Bill Description: House Bill 513 would require businesses to accept cash as a method of payment for in-person retail transactions.
Analyst Note: House Bill 513 is similar to House Bill 256 from 2021, but it is improved by narrowing the scope of the bill to in-person retail transactions.
Does it violate the spirit or the letter of either the U.S. Constitution or the Idaho Constitution? Examples include restrictions on speech, public assembly, the press, privacy, private property, or firearms. Conversely, does it restore or uphold the protections guaranteed in the U.S. Constitution or the Idaho Constitution?
House Bill 513 amends Section 62-3620, Idaho Code, by adding a new subsection (h), which says, "A person who engages in business as a seller of goods or services via in-person retail transactions in this state shall accept cash as a method of payment along with any other methods of payment the seller may accept. As used in this subsection, 'retail transaction' means a transaction conducted in-person and does not include any telephone, mail, internet-based, or other transaction not conducted in-person."
Within the context of this statute, a seller is a "retailer engaged in business in this state" who has been issued a seller's permit.
Regulating money is one of the few powers explicitly granted to the federal government under Section 8 of the U.S. Constitution. Specifically, the federal government is granted the power to "coin money, regulate the value thereof, and of foreign coin, and fix the standard of weights and measures." It is likewise empowered to "provide for the punishment of counterfeiting the securities and current coin of the United States."
States, on the other hand, are constitutionally forbidden to "coin money" or "make any thing but gold and silver coin a tender in payment of debts."
The Coinage Act of 1965, specifically Section 31 U.S.C. 5103, entitled "Legal tender," states, "United States coins and currency (including Federal reserve notes and circulating notes of Federal reserve banks and national banks) are legal tender for all debts, public charges, taxes, and dues."
The U.S. Department of the Treasury addresses the question of whether private businesses can decide to not accept cash.
"This statute means that all United States money as identified above are a valid and legal offer of payment for debts when tendered to a creditor. There is, however, no Federal statute mandating that a private business, a person or an organization must accept currency or coins as for payment for goods and/or services. Private businesses are free to develop their own policies on whether or not to accept cash unless there is a State law which says otherwise. For example, a bus line may prohibit payment of fares in pennies or dollar bills. In addition, movie theaters, convenience stores and gas stations may refuse to accept large denomination currency (usually notes above $20) as a matter of policy."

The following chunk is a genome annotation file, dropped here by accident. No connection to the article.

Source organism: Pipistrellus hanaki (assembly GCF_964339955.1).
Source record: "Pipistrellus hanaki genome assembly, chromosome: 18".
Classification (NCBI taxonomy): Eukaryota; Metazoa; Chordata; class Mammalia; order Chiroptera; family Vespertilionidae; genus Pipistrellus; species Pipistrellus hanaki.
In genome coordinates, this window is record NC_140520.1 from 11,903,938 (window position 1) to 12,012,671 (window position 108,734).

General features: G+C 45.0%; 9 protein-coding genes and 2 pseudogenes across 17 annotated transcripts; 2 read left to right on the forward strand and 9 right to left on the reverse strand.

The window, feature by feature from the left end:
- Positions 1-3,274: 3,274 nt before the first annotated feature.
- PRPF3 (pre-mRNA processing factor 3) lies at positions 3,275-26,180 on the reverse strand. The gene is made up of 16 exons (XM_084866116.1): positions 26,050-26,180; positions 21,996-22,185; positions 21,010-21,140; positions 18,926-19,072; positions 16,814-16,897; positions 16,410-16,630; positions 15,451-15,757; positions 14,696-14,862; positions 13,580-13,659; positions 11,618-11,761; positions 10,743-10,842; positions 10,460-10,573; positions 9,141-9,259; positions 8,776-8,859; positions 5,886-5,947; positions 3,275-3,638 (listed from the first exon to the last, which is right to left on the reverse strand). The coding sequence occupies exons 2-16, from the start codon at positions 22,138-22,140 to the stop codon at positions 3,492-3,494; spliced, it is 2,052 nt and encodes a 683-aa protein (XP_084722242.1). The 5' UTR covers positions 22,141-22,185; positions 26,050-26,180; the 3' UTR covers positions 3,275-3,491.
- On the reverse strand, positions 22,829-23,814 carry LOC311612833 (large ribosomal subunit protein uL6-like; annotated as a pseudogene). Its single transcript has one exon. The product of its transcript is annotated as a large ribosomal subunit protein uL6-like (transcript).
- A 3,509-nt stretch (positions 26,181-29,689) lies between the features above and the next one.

While the federal government has constitutional authority to coin and regulate currency, it is left to the states to determine if private businesses are required to accept cash.
By requiring sellers to accept cash, House Bill 513 may serve to protect the privacy of buyers. If it targeted only the activities of credit card companies or merchants, the bill would not be a matter of individual liberty, but it goes far beyond that. It was revealed in 2013 that the widespread and warrantless data monitoring by the National Security Agency included not just mobile phone metadata — the most widely reported target of NSA activity — but credit and debit card transactions as well.
Does compelling private businesses to take a step that might protect individual privacy from unconstitutional surveillance constitute a compelling government interest for the state of Idaho? Does the value of this step outweigh the potential harm done to businesses by imposing a new regulation? Protecting individual privacy is a noble goal, but should it require revoking the freedom of a business to decide which forms of payment it will accept?
Does it give government any new, additional, or expanded power to prohibit, restrict, or regulate activities in the free market? Conversely, does it eliminate or reduce government intervention in the market?
While House Bill 513 addresses some of the objections raised last year to House Bill 256, it still would impose a new regulation on businesses conducting in-person transactions. As discussed above, there is value in protecting the privacy of Idahoans, but that value must be weighed against the harm of new regulation.